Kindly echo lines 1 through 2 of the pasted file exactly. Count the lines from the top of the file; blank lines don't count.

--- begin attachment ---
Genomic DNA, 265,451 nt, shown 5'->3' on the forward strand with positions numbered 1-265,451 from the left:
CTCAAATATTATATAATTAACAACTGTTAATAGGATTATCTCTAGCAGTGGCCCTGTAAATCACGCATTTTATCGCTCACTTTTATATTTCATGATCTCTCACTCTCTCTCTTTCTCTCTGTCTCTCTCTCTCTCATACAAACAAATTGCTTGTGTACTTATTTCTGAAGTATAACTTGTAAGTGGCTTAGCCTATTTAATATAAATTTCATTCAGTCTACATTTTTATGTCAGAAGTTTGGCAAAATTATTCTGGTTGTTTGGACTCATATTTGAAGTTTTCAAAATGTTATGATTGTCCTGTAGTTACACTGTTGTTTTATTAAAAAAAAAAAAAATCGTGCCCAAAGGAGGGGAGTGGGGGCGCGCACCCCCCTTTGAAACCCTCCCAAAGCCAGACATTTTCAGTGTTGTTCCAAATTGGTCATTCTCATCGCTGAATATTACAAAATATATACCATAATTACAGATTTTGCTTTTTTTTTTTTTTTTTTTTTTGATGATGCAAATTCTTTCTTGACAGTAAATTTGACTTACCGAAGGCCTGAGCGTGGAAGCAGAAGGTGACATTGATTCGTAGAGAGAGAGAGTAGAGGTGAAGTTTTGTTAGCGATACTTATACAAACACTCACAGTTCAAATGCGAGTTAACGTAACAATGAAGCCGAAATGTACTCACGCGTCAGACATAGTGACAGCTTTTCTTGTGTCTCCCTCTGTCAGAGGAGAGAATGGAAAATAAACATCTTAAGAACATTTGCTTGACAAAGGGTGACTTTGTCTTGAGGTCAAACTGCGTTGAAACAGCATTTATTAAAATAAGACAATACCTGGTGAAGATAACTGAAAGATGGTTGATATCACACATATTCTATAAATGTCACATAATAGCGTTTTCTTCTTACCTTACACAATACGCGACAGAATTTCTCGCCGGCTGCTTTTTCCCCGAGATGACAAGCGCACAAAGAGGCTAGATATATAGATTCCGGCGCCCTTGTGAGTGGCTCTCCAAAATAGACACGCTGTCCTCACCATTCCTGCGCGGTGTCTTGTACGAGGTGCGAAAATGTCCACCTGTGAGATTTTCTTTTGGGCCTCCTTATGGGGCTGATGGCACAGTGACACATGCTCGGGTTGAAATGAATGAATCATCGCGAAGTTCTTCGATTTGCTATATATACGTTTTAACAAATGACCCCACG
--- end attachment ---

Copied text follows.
Genomic DNA, 265,451 nt, shown 5'->3' on the forward strand with positions numbered 1-265,451 from the left:
CTCAAATATTATATAATTAACAACTGTTAATAGGATTATCTCTAGCAGTGGCCCTGTAAATCACGCATTTTATCGCTCACTTTTATATTTCATGATCTCTCACTCTCTCTCTTTCTCTCTGTCTCTCTCTCTCTCATACAAACAAATTGCTTGTGTACTTATTTCTGAAGTATAACTTGTAAGTGGCTTAGCCTATTTAATATAAATTTCATTCAGTCTACATTTTTATGTCAGAAGTTTGGCAAAATTATTCTGGTTGTTTGGACTCATATTTGAAGTTTTCAAAATGTTATGATTGTCCTGTAGTTACACTGTTGTTTTATTAAAAAAAAAAAAAATCGTGCCCAAAGGAGGGGAGTGGGGGCGCGCACCCCCCTTTGAAACCCTCCCAAAGCCAGACATTTTCAGTGTTGTTCCAAATTGGTCATTCTCATCGCTGAATATTACAAAATATATACCATAATTACAGATTTTGCTTTTTTTTTTTTTTTTTTTTTTGATGATGCAAATTCTTTCTTGACAGTAAATTTGACTTACCGAAGGCCTGAGCGTGGAAGCAGAAGGTGACATTGATTCGTAGAGAGAGAGAGTAGAGGTGAAGTTTTGTTAGCGATACTTATACAAACACTCACAGTTCAAATGCGAGTTAACGTAACAATGAAGCCGAAATGTACTCACGCGTCAGACATAGTGACAGCTTTTCTTGTGTCTCCCTCTGTCAGAGGAGAGAATGGAAAATAAACATCTTAAGAACATTTGCTTGACAAAGGGTGACTTTGTCTTGAGGTCAAACTGCGTTGAAACAGCATTTATTAAAATAAGACAATACCTGGTGAAGATAACTGAAAGATGGTTGATATCACACATATTCTATAAATGTCACATAATAGCGTTTTCTTCTTACCTTACACAATACGCGACAGAATTTCTCGCCGGCTGCTTTTTCCCCGAGATGACAAGCGCACAAAGAGGCTAGATATATAGATTCCGGCGCCCTTGTGAGTGGCTCTCCAAAATAGACACGCTGTCCTCACCATTCCTGCGCGGTGTCTTGTACGAGGTGCGAAAATGTCCACCTGTGAGATTTTCTTTTGGGCCTCCTTATGGGGCTGATGGCACAGTGACACATGCTCGGGTTGAAATGAATGAATCATCGCGAAGTTCTTCGATTTGCTATATATACGTTTTAACAAATGACCCCACG